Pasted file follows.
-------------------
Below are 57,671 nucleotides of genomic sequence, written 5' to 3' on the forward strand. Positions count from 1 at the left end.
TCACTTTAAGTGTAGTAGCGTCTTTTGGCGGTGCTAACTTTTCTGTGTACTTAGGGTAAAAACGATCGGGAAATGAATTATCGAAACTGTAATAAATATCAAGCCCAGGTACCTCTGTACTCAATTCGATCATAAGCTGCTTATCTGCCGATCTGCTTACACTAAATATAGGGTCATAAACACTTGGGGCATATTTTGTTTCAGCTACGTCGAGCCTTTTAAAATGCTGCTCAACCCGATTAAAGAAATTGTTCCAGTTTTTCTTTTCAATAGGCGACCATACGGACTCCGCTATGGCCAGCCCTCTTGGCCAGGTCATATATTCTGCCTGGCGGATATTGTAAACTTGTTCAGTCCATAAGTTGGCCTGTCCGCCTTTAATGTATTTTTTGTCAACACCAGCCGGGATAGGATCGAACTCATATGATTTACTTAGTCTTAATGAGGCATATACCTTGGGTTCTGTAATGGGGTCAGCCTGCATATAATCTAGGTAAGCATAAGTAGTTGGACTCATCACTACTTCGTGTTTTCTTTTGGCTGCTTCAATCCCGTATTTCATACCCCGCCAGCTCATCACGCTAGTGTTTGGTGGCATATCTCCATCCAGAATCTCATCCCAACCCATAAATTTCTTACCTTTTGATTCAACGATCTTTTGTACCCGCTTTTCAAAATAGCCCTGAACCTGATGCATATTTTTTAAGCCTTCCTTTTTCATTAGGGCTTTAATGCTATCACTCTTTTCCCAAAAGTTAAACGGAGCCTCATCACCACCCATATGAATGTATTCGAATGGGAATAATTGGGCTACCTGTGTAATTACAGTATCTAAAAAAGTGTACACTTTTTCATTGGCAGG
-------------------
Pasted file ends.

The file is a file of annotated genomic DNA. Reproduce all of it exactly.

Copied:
Below are 57,671 nucleotides of genomic sequence, written 5' to 3' on the forward strand. Positions count from 1 at the left end.
TCACTTTAAGTGTAGTAGCGTCTTTTGGCGGTGCTAACTTTTCTGTGTACTTAGGGTAAAAACGATCGGGAAATGAATTATCGAAACTGTAATAAATATCAAGCCCAGGTACCTCTGTACTCAATTCGATCATAAGCTGCTTATCTGCCGATCTGCTTACACTAAATATAGGGTCATAAACACTTGGGGCATATTTTGTTTCAGCTACGTCGAGCCTTTTAAAATGCTGCTCAACCCGATTAAAGAAATTGTTCCAGTTTTTCTTTTCAATAGGCGACCATACGGACTCCGCTATGGCCAGCCCTCTTGGCCAGGTCATATATTCTGCCTGGCGGATATTGTAAACTTGTTCAGTCCATAAGTTGGCCTGTCCGCCTTTAATGTATTTTTTGTCAACACCAGCCGGGATAGGATCGAACTCATATGATTTACTTAGTCTTAATGAGGCATATACCTTGGGTTCTGTAATGGGGTCAGCCTGCATATAATCTAGGTAAGCATAAGTAGTTGGACTCATCACTACTTCGTGTTTTCTTTTGGCTGCTTCAATCCCGTATTTCATACCCCGCCAGCTCATCACGCTAGTGTTTGGTGGCATATCTCCATCCAGAATCTCATCCCAACCCATAAATTTCTTACCTTTTGATTCAACGATCTTTTGTACCCGCTTTTCAAAATAGCCCTGAACCTGATGCATATTTTTTAAGCCTTCCTTTTTCATTAGGGCTTTAATGCTATCACTCTTTTCCCAAAAGTTAAACGGAGCCTCATCACCACCCATATGAATGTATTCGAATGGGAATAATTGGGCTACCTGTGTAATTACAGTATCTAAAAAAGTGTACACTTTTTCATTGGCAGG